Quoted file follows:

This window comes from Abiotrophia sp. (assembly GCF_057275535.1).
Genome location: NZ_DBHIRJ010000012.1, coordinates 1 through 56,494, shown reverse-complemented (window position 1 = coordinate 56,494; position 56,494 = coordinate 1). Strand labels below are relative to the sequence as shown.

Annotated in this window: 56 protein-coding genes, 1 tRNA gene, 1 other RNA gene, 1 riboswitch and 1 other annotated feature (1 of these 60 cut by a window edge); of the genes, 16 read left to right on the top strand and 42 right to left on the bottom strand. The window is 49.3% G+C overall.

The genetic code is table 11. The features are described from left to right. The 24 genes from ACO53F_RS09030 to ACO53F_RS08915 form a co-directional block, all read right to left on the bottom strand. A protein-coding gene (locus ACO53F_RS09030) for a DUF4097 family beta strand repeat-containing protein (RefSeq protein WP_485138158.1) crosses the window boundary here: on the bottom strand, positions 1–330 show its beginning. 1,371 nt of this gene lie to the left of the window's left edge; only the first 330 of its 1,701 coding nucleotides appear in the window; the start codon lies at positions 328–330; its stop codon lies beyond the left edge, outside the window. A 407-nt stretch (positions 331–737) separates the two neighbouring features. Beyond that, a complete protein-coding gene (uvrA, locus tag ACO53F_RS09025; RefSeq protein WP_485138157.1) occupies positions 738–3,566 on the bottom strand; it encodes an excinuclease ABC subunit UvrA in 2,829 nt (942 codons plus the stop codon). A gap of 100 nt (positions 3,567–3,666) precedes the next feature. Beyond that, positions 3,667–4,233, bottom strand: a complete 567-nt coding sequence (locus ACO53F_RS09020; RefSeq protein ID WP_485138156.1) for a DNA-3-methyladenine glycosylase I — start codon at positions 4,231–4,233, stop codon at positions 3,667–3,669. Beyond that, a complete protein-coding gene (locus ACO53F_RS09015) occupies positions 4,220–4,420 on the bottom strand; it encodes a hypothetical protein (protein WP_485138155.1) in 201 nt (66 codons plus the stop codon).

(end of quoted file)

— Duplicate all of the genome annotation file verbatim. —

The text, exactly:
This window comes from Abiotrophia sp. (assembly GCF_057275535.1).
Genome location: NZ_DBHIRJ010000012.1, coordinates 1 through 56,494, shown reverse-complemented (window position 1 = coordinate 56,494; position 56,494 = coordinate 1). Strand labels below are relative to the sequence as shown.

Annotated in this window: 56 protein-coding genes, 1 tRNA gene, 1 other RNA gene, 1 riboswitch and 1 other annotated feature (1 of these 60 cut by a window edge); of the genes, 16 read left to right on the top strand and 42 right to left on the bottom strand. The window is 49.3% G+C overall.

The genetic code is table 11. The features are described from left to right. The 24 genes from ACO53F_RS09030 to ACO53F_RS08915 form a co-directional block, all read right to left on the bottom strand. A protein-coding gene (locus ACO53F_RS09030) for a DUF4097 family beta strand repeat-containing protein (RefSeq protein WP_485138158.1) crosses the window boundary here: on the bottom strand, positions 1–330 show its beginning. 1,371 nt of this gene lie to the left of the window's left edge; only the first 330 of its 1,701 coding nucleotides appear in the window; the start codon lies at positions 328–330; its stop codon lies beyond the left edge, outside the window. A 407-nt stretch (positions 331–737) separates the two neighbouring features. Beyond that, a complete protein-coding gene (uvrA, locus tag ACO53F_RS09025; RefSeq protein WP_485138157.1) occupies positions 738–3,566 on the bottom strand; it encodes an excinuclease ABC subunit UvrA in 2,829 nt (942 codons plus the stop codon). A gap of 100 nt (positions 3,567–3,666) precedes the next feature. Beyond that, positions 3,667–4,233, bottom strand: a complete 567-nt coding sequence (locus ACO53F_RS09020; RefSeq protein ID WP_485138156.1) for a DNA-3-methyladenine glycosylase I — start codon at positions 4,231–4,233, stop codon at positions 3,667–3,669. Beyond that, a complete protein-coding gene (locus ACO53F_RS09015) occupies positions 4,220–4,420 on the bottom strand; it encodes a hypothetical protein (protein WP_485138155.1) in 201 nt (66 codons plus the stop codon).